Distance: 51.9 miles. Elevation: 3183 ft
My friend Alan had heard “on the power station grapevine” that the Grain Power Station chimney was due to be demolished at 11:00 today. He told me about a week ago but I was scheduled to be working. Luckily work was cancelled and I was able to go, but unfortunately (for me) Al had luckily got a privilege pass to see it from on site. I decided to ride there alone – I’ve always wanted to see a huge structure ‘blown-up’ and here was the ideal chance. The chimney, at 800 feet high, would be the tallest structure ever to be demolished in the UK. I planned a no-frills route to ride there as quickly as possible so I used quite a few main roads. I used Google Earth and Street View to find a spot with a good view of the tower.
The morning was warm at 21°C at 8:30 am. But it was very misty. I was hoping that wouldn’t affect the view.
My route took me through Aylesford, up Bluebell Hill, down to Rochester, over the bridge and onto the Hoo Peninsular. A couple of miles onto the peninsular I saw the chimney to my right. It was fatter than in pictures I had seen, and I thought it was weird that it was to my right. Maybe the road curved round behind it, I reasoned. At this point I thought I might be running late and had no idea what the time was. So I kept my eyes on it in case it suddenly blew up! Looking at my Garmin I saw that I still had miles to go. I pushed on.
Then, as I rounded a bend, way off in the distance on the horizon I saw the correct chimney. I had been looking at the wrong one! The one in the distance was tall and skinny, just as I had seen before, and barely visible through the mist.
Now that I was sure it was the right one, I realised that I still had quite a way to go. In fact it turned out to be another seven miles. With the chimney stuck firmly in my sights, I rode faster, not knowing what the time was.
I had half-expected road closures or at least something warning of the impending epic event, but I saw not a single clue. Over to the right of me I could see that the clouds were breaking up a bit, suggesting that the mist might yet clear before the big moment. As I got nearer I began to see signs of activity. Groups of people walking in the fields; cars parked by the side of the road. It felt a bit like that scene in Close Encounters where people are making a pilgrimage towards that hill. I wondered if my way would soon be blocked by army vehicles and barbed-wire fences!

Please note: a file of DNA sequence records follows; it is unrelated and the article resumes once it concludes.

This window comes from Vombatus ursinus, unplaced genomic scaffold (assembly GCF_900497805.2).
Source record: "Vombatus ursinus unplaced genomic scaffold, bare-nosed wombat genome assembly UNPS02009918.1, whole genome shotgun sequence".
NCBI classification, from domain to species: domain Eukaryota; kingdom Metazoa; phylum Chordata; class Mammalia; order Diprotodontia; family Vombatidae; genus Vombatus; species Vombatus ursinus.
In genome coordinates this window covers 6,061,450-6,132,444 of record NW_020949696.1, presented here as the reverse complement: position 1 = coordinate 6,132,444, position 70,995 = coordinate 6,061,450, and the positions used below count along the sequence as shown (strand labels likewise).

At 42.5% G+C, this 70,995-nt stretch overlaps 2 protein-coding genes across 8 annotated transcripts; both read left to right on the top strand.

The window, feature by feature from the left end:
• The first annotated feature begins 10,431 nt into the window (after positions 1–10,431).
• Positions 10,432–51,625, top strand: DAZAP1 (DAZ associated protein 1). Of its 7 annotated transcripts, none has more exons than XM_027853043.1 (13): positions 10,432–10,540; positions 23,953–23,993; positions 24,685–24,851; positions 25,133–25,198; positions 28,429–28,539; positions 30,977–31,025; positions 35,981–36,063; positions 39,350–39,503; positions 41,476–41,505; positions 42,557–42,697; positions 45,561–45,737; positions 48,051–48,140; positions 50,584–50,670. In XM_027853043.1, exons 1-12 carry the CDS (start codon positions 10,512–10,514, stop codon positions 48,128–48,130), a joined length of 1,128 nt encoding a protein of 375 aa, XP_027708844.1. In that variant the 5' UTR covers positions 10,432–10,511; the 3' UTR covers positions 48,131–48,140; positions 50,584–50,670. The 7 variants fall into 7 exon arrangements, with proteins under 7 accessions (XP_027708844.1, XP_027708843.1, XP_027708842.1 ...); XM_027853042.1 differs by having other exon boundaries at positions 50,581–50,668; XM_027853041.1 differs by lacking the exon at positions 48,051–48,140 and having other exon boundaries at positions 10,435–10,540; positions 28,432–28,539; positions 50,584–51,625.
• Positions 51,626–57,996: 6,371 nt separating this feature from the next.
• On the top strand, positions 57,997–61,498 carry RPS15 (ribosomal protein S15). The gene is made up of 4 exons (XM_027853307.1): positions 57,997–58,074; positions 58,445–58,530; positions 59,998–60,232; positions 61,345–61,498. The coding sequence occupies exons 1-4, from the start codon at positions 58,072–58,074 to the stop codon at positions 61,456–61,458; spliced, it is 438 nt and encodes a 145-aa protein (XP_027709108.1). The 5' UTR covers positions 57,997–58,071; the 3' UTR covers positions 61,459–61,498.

I sped on, worried I was running late. Then I saw a guy setting up a tripod and camera with a huge telephoto lens attached. He didn’t seem in a hurry, so I assumed I still had a bit of time to spare. Still the chimney was quite far off. I passed more evidence of on-lookers. Eventually I reached the place I had planned for. There was a small lay-by to the left of the road that offered a clear view of the tower right down to its base. A small crowd had gathered.
As soon as I stopped, I checked the time – 10:31 – I had almost half an hour to spare! All that rushing was needless. I now had enough time to make sure I knew how to take a video on my camera – it took me quite a while to find the right button! People’s conversation was centred around which way it would fall, with some saying that it would just come straight down. By now the mist had cleared completely and the sun came out. At T-minus ten minutes a siren sounded. This prompted some of the onlookers to cross the road to the field opposite. I was tempted but stayed where I was.
I didn’t want to start my video too early so I checked the time on my phone. At 10:59 I started filming in case my phone was wrong. There was another siren
“Well that didn’t take long did it!”
It had seemed as if the tower had been just a couple of hundred metres in front of us. But that was an illusion caused by the sheer size of the chimney. In the video you can hear the delay between what you see and what you hear. First there was a silent puff of smoke halfway up the stack, followed a second or so later by the crack of the explosion that had caused it. Then there was some other noise, immediately followed by a huge but very short thud of the main explosion. This came midway through the tower collapsing such was the extent of the visuals and audio being ‘out of sync’. The sound was massive and could be felt more than heard. The whole ground shook. This was far more powerful than the loudest of fireworks. There was no way the video was going to be able to capture the power of it. As I stood there watching it collapse, a huge wave of emotion came over me and I couldn’t help but involuntarily smile at the sheer awesomeness of it!
Approximately eight seconds after the initial explosion, the great chimney was no more. It was replaced by a huge dust cloud, which slowly drifted to the right, in the direction I would be cycling home. I started riding back. I could see that the dust cloud had already cleared ‘ground zero’ and was moving towards Gravesend. I looked back at where the chimney had been and noticed that you could now clearly see what remained of the base, so I stopped for one last photo.
Although not beautiful by most conventional definitions, the chimney had at least been magnificent. For 37 years it had stood, lording it over the surrounding landscape. It seemed somewhat ignominious for it to be brought down in just eight seconds!
The ride home was in beautiful sunshine. As I left the Hoo peninsular I could still see the dust cloud way off in the distance over to my right. I stopped briefly in a park in Rochester before riding home using the exact same route back.
When I got home I used Google Satellite view to calculate roughly how far I had been from the chimney. I photoshopped the scale marker from the bottom right and managed to fit it on 10 times, indicating 10 x 100m or 1km. So I had been one kilometre from the chimney and it had still looked huge even from that distance!